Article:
However, in contrast to the United States, China eschews formal alliances in the same vein as Washington’s “hub-and-spokes” system of alliances, as Beijing has no desire to be “entrapped” by treaty alliances which would necessitate its coming to the defence of any ally that is attacked. This explains why China is wary of becoming too closely involved with Russia’s foreign entanglements, particularly the Russia-Ukraine war. Indeed, Putin acknowledged that Xi had “questions and concerns” over the war in Ukraine after the two met on the sidelines of a Shanghai Cooperation Organisation (SCO) summit in Uzbekistan in September 2022.

China’s multilateral push

Instead, China has made diplomatic investments in multilateral organisations in which it has greater influence, as well as with other like-minded countries, as a way of ensuring it does not become over-dependent on its relationship with any one country, Russia included. As such, Beijing has developed and promoted its own initiatives such as the Belt and Road Initiative (BRI), the Global Development Initiative (GDI), the Global Security Initiative (GSI) and the Global Civilization Initiative (GCI).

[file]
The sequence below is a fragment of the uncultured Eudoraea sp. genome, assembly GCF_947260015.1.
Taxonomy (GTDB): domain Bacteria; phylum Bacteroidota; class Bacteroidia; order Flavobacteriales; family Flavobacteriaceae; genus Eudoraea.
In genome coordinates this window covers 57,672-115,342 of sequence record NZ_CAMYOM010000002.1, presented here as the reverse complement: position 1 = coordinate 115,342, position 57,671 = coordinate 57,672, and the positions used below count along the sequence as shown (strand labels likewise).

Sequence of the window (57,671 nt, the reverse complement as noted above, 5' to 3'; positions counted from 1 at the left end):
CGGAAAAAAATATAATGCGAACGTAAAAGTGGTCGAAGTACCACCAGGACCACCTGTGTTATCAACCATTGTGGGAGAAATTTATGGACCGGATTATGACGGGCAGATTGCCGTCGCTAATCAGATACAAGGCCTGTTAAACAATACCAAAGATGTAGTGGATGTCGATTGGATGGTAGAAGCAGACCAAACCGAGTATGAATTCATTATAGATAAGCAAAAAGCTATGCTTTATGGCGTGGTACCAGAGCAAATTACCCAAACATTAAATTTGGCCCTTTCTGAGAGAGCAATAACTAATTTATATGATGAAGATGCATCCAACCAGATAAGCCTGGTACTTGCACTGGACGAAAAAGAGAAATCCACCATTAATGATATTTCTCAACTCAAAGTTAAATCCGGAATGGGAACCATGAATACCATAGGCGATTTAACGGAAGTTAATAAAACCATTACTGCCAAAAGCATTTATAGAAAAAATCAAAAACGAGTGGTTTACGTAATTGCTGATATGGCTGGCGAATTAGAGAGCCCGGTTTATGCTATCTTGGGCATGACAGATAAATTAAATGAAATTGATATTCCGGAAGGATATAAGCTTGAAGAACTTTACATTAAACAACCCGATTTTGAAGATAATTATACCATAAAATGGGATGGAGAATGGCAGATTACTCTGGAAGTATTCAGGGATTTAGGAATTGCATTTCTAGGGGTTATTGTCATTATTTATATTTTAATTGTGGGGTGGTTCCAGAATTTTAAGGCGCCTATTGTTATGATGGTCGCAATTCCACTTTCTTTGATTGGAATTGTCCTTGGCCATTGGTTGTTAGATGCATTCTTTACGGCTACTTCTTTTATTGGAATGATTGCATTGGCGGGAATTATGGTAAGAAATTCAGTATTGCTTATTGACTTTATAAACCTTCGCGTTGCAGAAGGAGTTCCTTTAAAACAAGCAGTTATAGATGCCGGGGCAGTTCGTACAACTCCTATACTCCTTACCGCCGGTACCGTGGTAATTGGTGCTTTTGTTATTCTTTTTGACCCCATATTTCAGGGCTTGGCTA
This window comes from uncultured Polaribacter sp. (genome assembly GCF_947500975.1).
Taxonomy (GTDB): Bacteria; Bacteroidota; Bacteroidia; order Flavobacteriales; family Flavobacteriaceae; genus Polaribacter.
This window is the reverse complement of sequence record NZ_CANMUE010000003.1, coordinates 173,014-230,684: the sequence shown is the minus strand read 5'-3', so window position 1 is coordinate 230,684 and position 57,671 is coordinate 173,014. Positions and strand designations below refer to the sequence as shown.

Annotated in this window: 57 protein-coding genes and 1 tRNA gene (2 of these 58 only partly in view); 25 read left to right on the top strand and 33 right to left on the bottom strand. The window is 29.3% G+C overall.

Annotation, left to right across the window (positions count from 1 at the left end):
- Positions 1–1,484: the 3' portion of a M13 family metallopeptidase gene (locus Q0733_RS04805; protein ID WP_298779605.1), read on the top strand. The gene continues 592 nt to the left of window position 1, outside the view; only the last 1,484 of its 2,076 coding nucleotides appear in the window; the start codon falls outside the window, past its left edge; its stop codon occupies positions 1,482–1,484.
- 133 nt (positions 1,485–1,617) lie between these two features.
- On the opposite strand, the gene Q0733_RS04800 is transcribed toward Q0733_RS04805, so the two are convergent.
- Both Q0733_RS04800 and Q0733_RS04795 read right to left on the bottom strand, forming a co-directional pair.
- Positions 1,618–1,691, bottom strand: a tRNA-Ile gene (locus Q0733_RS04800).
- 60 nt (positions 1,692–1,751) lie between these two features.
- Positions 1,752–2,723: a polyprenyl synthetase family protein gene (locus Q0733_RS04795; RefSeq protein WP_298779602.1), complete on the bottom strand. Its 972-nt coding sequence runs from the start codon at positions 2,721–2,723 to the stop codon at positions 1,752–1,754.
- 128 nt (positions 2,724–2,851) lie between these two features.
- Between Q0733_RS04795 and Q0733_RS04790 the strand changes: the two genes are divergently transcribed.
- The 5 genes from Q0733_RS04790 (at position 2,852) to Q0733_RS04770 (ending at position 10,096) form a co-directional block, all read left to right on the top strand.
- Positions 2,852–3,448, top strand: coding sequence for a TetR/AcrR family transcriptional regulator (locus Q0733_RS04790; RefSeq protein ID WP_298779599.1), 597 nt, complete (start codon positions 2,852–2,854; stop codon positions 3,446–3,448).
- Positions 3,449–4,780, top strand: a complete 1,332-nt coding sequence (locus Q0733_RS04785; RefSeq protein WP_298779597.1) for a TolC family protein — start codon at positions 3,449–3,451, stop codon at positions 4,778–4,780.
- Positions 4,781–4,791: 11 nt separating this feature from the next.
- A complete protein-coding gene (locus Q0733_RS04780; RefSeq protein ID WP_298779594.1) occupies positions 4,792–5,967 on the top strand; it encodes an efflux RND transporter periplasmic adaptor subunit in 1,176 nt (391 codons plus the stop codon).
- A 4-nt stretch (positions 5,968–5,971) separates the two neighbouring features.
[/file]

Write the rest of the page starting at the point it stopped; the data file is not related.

With its strategic rivalry with the United States continuing to intensify, Beijing’s multilateral diplomacy is increasingly aimed at countering US influence globally. As such, China has sought to form a loose coalition of like-minded countries, and also to provide alternative institutions to the Western-led international order, without triggering any major conflict with the United States or its allies.

Key to this approach is China’s self-promotion as a ‘responsible major power’. This is clear from the way Beijing tends to focus on the benign aspects of its multilateral diplomacy, using feel-good concepts such as “community with a shared future for mankind”, “win-win cooperation” and “new type of international relations”, and how it embraces countries targeted by Western sanctions, like Iran. China often contrasts its concepts to what it sees as Washington’s hegemonic and bullying behaviour.